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Author Topic: Preferential Treatment  (Read 759 times)

FireArrow

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Re: Preferential Treatment
« Reply #15 on: December 25, 2018, 08:39:44 AM »

late but...

Without a rule that just straight up limits the number of arrangements people can have per update, updaters will almost always get more arrangements out than the average user. It's not because of any self serving agenda or favoritism, it's mostly about convenience. And that's not really a problem... updaters don't get paid, why should they be expected to constantly practice a selfless work ethic to avoid potential privilege from their position? We only have a problem if they're abusing their position, which they aren't.

This is a community site. Don't look at updaters as employees, they're just arrangers more dedicated to NSM. Help the issue by dropping a bunch of feedback on other people as well? Expecting to be able to get out multiple arrangements in every update while expecting a bunch of volunteers do all the heavylifting just sounds entitled.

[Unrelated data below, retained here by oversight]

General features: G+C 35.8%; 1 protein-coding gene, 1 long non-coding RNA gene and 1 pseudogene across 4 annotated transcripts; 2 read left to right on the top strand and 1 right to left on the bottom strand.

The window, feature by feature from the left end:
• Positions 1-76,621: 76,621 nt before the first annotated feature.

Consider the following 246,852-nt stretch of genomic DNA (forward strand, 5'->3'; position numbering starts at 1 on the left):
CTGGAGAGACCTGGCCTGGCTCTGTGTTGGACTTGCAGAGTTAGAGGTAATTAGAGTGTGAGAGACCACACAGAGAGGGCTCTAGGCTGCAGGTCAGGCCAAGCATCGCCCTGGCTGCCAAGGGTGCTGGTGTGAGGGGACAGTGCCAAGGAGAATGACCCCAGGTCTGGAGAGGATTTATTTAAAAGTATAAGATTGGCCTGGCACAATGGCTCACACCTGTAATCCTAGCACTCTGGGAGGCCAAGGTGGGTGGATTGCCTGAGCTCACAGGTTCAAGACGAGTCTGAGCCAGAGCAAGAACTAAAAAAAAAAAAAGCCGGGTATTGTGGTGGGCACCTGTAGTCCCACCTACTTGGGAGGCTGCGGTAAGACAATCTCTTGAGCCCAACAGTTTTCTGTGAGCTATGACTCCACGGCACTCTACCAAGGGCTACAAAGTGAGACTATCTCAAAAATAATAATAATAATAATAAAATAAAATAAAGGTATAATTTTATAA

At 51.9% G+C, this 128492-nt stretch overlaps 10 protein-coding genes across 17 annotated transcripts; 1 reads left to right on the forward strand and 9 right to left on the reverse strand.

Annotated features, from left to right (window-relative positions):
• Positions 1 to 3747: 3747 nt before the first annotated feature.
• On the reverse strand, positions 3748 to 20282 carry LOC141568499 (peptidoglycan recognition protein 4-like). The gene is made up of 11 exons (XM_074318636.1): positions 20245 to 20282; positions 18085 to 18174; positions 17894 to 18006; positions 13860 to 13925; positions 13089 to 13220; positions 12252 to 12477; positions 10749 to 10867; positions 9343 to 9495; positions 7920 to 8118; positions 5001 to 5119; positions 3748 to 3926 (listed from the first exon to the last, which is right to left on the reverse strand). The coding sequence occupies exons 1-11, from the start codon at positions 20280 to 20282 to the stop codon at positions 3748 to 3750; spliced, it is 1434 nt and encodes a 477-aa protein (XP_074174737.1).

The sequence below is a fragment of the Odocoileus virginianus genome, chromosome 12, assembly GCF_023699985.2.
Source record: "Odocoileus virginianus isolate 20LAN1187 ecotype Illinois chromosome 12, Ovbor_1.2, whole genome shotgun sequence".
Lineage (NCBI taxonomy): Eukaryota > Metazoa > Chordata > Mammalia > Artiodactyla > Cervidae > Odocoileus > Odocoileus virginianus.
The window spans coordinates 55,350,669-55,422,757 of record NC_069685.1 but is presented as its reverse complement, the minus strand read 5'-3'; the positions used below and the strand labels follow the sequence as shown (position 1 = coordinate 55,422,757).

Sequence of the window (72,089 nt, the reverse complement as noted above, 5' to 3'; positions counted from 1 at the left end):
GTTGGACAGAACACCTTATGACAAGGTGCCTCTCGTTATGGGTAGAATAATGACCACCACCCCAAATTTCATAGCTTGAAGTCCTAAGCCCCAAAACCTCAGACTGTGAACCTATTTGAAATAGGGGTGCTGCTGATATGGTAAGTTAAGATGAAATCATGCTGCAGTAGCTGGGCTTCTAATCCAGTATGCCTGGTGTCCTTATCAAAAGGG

although tbh a 2 arrangements per update limit might be a good thing and help streamline the process

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JDMEK5

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Re: Preferential Treatment
« Reply #16 on: December 28, 2018, 08:09:07 AM »

late but...
^same. Forgive me this, but I do have a thought to add, since the topic came up. I don't mean to invoke response to this; I simply offer it for your consideration.

I know I'm hardly one to talk here (being as inactive as I have been, which I will not deny was almost definitely a relevant factor to this problem- for which I apologize), but even during my most active times as an updater, I found that the number of arrangements of my own that I worked on plummeted nearly to zero. Whenever I had time to consider arranging, I always felt that I should be prioritizing the reviewing of the already-completed sheets of others, and therefore I have submitted very very few arrangements since I became an updater. From the updater's perspective, I can tell you that it is daunting to see the list of submitted sheets at any given moment: as soon as the list is significantly cleared with an update, new submissions flood in to replace them, and it is easy to feel overwhelmed in the never-ending job that it is.